by Justin Hayes (Red Hat)
There is a lot of buzz these days around Big Data, and rightfully so. The volume of data produced and the number of sources producing it are growing faster and faster. Similarly, the potential for organizations large and small to harness these data cannot be understated, and should not be overlooked.
There is also a lot of noise when you look closer at the Big Data question, or to get right to the point, when you decide what your organization’s Big Data strategy should be. Here are some things to think about as you navigate the Big Data waters.
You are not Twitter
Do you really need to store and process data on the order of hundreds of TB or more? Many IT organizations easily convince themselves that they just cannot do without the hot new technology du jour. By all means, evaluate the applicability of Big Data to your environment. But realize that with adoption of radical new technology comes many costs – both actual and opportunity – in terms of infrastructure, skillset development, and IT process redesign. Only make those investments if you can show that you really need to store and process vast amounts of data, and that doing so will drive value.
Did you Really Mean to say NoSQL?
Do you need to store and retrieve a lot of data (e.g. audit logging) or do you need to do heavy analytics on your large data sets? Do not spend your time and resources developing a world-class Hadoop infrastructure and MapReduce/Hive/Pig/etc development expertise if you don’t need analytics. And don’t buy expensive Business Intelligence software if it solves a problem you don’t have. Why not opt instead for a NoSQL implementation that might offer less in terms of analytics and querying, but be entirely suitable for simpler storage and retrieval use cases.
Big Data Standalone or Big Data Integrated?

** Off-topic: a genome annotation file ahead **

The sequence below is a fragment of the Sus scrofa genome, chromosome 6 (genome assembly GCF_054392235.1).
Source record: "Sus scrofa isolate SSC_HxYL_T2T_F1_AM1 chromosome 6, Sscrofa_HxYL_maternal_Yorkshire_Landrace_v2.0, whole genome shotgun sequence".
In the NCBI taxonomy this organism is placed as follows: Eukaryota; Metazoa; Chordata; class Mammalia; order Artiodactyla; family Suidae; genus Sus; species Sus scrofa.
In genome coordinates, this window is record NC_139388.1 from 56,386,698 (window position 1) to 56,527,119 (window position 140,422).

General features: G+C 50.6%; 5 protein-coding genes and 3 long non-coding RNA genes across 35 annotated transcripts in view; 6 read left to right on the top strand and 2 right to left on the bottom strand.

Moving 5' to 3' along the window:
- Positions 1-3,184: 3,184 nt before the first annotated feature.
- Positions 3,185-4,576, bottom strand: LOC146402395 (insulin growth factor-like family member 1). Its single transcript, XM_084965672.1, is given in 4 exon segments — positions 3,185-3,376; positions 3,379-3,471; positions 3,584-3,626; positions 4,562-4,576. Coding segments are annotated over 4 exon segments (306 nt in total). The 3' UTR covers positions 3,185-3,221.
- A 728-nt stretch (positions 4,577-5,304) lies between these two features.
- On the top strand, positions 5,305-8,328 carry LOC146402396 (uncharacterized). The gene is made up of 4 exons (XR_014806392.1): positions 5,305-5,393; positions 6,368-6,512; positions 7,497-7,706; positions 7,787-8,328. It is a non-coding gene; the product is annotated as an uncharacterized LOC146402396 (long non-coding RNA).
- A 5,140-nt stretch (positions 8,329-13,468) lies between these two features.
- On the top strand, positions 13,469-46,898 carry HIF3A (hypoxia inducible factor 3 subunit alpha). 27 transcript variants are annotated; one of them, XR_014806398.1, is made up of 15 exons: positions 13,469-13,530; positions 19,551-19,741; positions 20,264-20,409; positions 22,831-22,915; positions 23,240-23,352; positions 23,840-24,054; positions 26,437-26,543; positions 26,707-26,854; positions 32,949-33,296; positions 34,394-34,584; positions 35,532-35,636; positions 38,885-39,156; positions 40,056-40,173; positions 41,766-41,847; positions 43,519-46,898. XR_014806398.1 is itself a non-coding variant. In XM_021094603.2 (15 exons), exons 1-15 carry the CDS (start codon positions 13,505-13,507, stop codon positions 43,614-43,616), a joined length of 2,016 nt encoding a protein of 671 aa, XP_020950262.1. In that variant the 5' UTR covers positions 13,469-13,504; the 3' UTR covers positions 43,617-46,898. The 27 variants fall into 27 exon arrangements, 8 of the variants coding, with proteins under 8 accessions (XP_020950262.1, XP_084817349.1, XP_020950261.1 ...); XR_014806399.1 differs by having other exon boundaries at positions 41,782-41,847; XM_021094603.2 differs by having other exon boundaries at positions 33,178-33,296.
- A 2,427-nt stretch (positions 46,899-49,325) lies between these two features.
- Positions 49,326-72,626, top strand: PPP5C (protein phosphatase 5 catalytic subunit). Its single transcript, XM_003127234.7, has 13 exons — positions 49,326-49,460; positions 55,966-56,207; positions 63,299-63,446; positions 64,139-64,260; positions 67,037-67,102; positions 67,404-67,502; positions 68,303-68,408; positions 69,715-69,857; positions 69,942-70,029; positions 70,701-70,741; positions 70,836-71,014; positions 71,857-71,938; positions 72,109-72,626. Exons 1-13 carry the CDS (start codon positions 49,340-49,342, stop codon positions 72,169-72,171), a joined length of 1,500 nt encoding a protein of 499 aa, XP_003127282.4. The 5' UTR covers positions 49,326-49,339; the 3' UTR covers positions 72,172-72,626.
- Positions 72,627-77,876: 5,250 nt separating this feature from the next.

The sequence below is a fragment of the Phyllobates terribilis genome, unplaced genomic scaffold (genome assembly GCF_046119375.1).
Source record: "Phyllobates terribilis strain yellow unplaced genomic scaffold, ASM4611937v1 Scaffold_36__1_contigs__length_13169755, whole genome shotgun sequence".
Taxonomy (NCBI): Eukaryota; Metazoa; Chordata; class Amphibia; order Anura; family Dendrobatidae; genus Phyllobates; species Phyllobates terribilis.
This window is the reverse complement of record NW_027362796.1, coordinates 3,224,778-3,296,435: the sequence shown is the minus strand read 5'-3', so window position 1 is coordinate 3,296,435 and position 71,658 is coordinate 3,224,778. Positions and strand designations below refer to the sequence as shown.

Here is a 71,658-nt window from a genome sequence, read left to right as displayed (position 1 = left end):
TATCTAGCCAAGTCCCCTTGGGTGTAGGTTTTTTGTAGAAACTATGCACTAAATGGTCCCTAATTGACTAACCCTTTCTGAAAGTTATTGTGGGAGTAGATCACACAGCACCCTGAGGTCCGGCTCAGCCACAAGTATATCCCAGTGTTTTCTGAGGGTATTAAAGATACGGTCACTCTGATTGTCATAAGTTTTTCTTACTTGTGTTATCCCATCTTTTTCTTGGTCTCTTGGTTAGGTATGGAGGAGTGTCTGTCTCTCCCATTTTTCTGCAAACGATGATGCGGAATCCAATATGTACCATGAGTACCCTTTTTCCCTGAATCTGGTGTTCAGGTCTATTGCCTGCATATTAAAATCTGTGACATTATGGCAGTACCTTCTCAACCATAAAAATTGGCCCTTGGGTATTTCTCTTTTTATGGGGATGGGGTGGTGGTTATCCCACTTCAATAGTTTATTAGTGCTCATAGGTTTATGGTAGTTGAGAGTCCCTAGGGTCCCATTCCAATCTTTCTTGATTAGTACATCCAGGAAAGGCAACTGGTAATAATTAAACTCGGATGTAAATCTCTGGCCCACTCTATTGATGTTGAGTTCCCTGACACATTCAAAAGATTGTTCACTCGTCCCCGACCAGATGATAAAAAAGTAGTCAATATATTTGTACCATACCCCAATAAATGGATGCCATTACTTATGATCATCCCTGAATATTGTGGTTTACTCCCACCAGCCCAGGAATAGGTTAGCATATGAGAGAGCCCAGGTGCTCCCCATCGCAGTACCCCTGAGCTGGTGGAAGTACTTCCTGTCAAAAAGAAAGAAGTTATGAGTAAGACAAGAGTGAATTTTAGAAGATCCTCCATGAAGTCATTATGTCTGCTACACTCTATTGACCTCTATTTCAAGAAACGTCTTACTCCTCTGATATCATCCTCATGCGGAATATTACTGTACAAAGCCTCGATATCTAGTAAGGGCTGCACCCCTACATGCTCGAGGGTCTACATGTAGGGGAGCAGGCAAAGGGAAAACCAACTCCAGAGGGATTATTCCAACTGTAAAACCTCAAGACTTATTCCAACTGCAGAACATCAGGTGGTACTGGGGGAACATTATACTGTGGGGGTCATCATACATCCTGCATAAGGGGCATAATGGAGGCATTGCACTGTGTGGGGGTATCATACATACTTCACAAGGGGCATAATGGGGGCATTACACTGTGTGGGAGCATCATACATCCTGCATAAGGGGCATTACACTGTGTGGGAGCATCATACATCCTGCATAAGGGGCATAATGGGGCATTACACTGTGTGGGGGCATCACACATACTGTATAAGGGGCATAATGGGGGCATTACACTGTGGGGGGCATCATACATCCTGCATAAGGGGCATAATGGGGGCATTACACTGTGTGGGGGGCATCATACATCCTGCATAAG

Some Big Data use-cases require just the infrastructure (ie vanilla Hadoop, MongoDB, Cassandra, etc installs), on which developers and data scientists can run their programs. Other use cases require integration of Big Data components into a larger, possibly legacy architecture. The former approach is certainly simpler, but it also leaves your Big Data infrastructure largely on its own island. The latter approach exposes more opportunities to leverage your investments, but it also introduces many significant challenges. Which existing components should you integrate with, how do you integrate them, are the technologies involved standards-based or proprietary? Using middleware definitely helps here, and we of course prefer JBoss. The bottom line is that you should clearly lay out a plan for capitalizing on your Big Data investments, and that plan must take into account your existing systems. Otherwise you risk missing out on further opportunities to drive value.
Today’s Big Data environment is not unlike Cloud circa 2009 – lots of promise, lots of murkiness, lots of players, lots of questions, lots of ill-informed decisions, and lots of spectacular successes. For that reason, your IT decision makers must filter out the noise, understand what Big Data actually is, and get to the heart of what it really means to you. Whether you do this completely in-house or with the assistance of someone like Red Hat Consulting, that is the best way forward with Big Data. In fact, it’s the only prudent way to make IT decisions regardless of the topic. Absent that, all you have is wasted effort and unfulfilled promises.